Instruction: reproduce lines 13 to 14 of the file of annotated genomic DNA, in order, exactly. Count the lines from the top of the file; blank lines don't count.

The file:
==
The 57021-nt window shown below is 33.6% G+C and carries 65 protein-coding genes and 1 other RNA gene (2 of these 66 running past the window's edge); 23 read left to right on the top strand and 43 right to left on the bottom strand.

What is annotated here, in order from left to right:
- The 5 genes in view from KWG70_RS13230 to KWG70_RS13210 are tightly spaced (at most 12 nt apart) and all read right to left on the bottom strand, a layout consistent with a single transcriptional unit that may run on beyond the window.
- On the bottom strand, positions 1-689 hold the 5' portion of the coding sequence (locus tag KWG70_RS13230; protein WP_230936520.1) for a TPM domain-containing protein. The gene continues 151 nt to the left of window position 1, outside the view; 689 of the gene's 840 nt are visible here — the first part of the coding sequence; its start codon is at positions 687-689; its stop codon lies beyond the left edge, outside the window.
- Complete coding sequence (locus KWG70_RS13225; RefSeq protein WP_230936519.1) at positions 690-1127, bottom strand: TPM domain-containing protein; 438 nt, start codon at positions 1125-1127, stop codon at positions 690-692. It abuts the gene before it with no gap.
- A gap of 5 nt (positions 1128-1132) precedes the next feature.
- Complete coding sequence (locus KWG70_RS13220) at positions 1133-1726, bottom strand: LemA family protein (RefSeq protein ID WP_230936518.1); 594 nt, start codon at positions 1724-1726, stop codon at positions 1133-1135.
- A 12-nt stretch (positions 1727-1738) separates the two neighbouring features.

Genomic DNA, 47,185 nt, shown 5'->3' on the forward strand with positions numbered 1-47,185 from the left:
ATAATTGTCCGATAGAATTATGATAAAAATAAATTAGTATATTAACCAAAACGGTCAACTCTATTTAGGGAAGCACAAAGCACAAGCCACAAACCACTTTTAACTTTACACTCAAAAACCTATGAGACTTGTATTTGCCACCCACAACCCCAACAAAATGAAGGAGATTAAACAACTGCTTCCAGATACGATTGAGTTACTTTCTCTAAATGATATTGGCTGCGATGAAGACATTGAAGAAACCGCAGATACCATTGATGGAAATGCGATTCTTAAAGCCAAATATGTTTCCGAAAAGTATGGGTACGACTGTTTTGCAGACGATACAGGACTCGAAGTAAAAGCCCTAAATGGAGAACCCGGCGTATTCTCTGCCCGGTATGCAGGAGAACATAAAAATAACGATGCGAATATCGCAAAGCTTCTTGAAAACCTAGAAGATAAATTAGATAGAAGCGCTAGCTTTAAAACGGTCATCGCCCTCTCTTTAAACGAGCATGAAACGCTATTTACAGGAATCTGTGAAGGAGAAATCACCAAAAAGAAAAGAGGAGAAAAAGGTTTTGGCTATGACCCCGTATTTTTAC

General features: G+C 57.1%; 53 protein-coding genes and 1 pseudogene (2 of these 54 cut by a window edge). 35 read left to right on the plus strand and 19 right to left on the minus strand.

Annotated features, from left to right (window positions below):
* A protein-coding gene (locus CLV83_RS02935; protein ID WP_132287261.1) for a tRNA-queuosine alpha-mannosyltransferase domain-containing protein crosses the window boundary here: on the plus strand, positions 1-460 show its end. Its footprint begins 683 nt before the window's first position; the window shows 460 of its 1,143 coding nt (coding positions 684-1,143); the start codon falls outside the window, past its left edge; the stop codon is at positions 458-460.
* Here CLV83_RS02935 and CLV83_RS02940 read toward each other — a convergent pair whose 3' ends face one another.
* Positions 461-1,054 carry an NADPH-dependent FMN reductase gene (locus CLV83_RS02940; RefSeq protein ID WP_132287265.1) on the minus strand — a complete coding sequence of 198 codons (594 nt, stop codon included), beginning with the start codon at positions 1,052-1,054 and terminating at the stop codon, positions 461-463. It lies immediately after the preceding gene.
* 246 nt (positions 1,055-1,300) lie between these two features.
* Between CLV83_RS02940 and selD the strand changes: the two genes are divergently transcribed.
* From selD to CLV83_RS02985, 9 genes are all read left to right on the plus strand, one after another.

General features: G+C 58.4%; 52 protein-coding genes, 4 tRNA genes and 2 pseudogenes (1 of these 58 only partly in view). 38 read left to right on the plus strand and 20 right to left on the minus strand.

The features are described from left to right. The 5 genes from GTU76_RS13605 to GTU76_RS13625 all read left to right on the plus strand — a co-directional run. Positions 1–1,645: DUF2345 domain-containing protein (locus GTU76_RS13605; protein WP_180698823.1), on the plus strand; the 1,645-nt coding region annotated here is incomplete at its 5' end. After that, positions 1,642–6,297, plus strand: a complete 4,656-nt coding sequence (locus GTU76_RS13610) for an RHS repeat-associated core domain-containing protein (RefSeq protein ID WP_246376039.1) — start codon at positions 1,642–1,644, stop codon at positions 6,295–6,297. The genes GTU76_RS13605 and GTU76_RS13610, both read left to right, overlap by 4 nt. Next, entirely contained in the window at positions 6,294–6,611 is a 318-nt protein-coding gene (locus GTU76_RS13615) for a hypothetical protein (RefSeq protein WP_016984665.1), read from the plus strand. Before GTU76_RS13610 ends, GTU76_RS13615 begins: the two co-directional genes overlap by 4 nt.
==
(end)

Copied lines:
* A protein-coding gene (locus CLV83_RS02935; protein ID WP_132287261.1) for a tRNA-queuosine alpha-mannosyltransferase domain-containing protein crosses the window boundary here: on the plus strand, positions 1-460 show its end. Its footprint begins 683 nt before the window's first position; the window shows 460 of its 1,143 coding nt (coding positions 684-1,143); the start codon falls outside the window, past its left edge; the stop codon is at positions 458-460.
* Here CLV83_RS02935 and CLV83_RS02940 read toward each other — a convergent pair whose 3' ends face one another.